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Topic: LED project help (Read 1 time) previous topic - next topic

cshannon

I am trying to do a LED installation that is not working.

I have two color faders, each powered by its own 300W power supply and arduino. From the power supply and Arduino each color is connected by about 20 feet of 12AWG stranded cable and Cat5 for the pwm to power 45 feet of RGB LED strip. This is happening twice, i.e., I am running this cable from the power supplies and arduino in the center of the room to each side. Each color on each side is using IRF510 MOSFETs to drive the common anode LEDs.

When I run just one color to both sides, or when I run two colors to one side, everything is fine. But when I run two colors to two sides the LEDs flicker erratically and are overall dimmer. Does anyone have ideas? I would be surprised if it was a problem with voltage drop since I have two power supplies.

Thanks for any help.

Grumpy_Mike

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I am trying to do a LED installation that is not working.

Looks like you have succeeded. You are trying to make something that does not work and it doesn't, well done.

Your problem is supply decoupling or rather lack of it.

cshannon

"Looks like you have succeeded. You are trying to make something that does not work and it doesn't, well done."
Yes, well I'm good at my job.

Thanks for the idea, I didn't even think of caps. Nearer to the MOSFETs I assume, right? Any guesses on the value?

Grumpy_Mike

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Any guesses on the value?

I would guess a 0.1uF ceramic for the high frequencies in parallel with a 100 to 470uF for the low.


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Nearer to the MOSFETs I assume

Across the supply close to the LEDs

Headroom

The 20feet of CAT5 cable for the PWM would worry me a bit was well. I would expect some signal degradation particularly if the PWM is running at higher fequencies.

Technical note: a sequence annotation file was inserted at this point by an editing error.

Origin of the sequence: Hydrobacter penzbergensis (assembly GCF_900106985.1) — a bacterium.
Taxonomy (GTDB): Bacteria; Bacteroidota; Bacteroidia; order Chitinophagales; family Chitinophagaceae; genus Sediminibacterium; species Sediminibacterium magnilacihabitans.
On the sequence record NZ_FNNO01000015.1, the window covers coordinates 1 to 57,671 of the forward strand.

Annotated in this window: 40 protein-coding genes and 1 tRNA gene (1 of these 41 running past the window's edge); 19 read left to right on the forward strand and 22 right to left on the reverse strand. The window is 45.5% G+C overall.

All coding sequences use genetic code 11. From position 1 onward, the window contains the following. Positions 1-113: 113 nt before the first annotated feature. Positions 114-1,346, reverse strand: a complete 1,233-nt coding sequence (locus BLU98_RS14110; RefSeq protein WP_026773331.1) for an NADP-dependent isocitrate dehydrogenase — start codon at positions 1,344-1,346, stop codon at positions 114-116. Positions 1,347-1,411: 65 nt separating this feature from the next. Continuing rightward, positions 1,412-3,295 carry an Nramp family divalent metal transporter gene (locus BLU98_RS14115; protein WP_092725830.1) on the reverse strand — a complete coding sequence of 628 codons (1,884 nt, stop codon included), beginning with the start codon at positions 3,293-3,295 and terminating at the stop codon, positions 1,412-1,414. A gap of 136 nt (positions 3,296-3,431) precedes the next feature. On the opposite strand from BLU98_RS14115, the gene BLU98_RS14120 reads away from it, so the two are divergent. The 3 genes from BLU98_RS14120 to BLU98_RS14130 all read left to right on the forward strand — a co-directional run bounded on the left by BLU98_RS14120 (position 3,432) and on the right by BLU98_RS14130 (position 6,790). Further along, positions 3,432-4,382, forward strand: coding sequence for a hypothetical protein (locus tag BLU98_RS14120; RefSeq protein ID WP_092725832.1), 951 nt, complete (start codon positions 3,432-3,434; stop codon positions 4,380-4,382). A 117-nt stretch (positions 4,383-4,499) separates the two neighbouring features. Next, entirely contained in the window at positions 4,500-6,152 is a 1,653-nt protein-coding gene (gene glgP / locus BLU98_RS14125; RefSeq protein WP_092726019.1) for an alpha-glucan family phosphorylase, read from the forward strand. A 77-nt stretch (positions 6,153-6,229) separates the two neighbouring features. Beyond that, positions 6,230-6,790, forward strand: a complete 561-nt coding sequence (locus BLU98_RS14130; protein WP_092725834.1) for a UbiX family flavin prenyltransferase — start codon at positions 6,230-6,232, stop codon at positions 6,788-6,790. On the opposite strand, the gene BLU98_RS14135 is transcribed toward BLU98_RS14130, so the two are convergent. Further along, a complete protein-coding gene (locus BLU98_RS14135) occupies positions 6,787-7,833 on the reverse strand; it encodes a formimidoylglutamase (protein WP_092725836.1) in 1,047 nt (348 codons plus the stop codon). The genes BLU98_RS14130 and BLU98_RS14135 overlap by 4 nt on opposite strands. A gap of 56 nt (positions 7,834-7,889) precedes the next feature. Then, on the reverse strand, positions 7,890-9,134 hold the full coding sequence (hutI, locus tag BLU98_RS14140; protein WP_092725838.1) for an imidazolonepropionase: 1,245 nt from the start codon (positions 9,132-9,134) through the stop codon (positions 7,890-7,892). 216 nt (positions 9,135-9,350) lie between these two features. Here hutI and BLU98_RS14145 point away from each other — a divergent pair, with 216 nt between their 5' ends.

Grumpy_Mike

Well it is not only that but that amount of cabling will radiate like **** with PWM so the project might not even be feasible.

cshannon

Thanks everyone for the help--the caps totally fixed the problem. The installation is complete and working, but just for future reference, what would y'all recommend for PWM cabling instead of CAT5? Any other suggestions for running long stretches of power and PWM data for a similar project?

Hippynerd

I imagine you will have better results with coaxial cables with good shielding. cat5 cables have crappy shielding, it mostly relies on twisted pairs.

Grumpy_Mike


for future reference, what would y'all recommend for PWM cabling instead of CAT5?

Shielded cable like coax tends to have a high capacitance that degrades the signal. Flat ribbon cable is perhaps the best with one wire signal with a ground carrying wire on either side.

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Any other suggestions for running long stretches of power and PWM data for a similar project?

Try and avoid it if you can with the design of your system.

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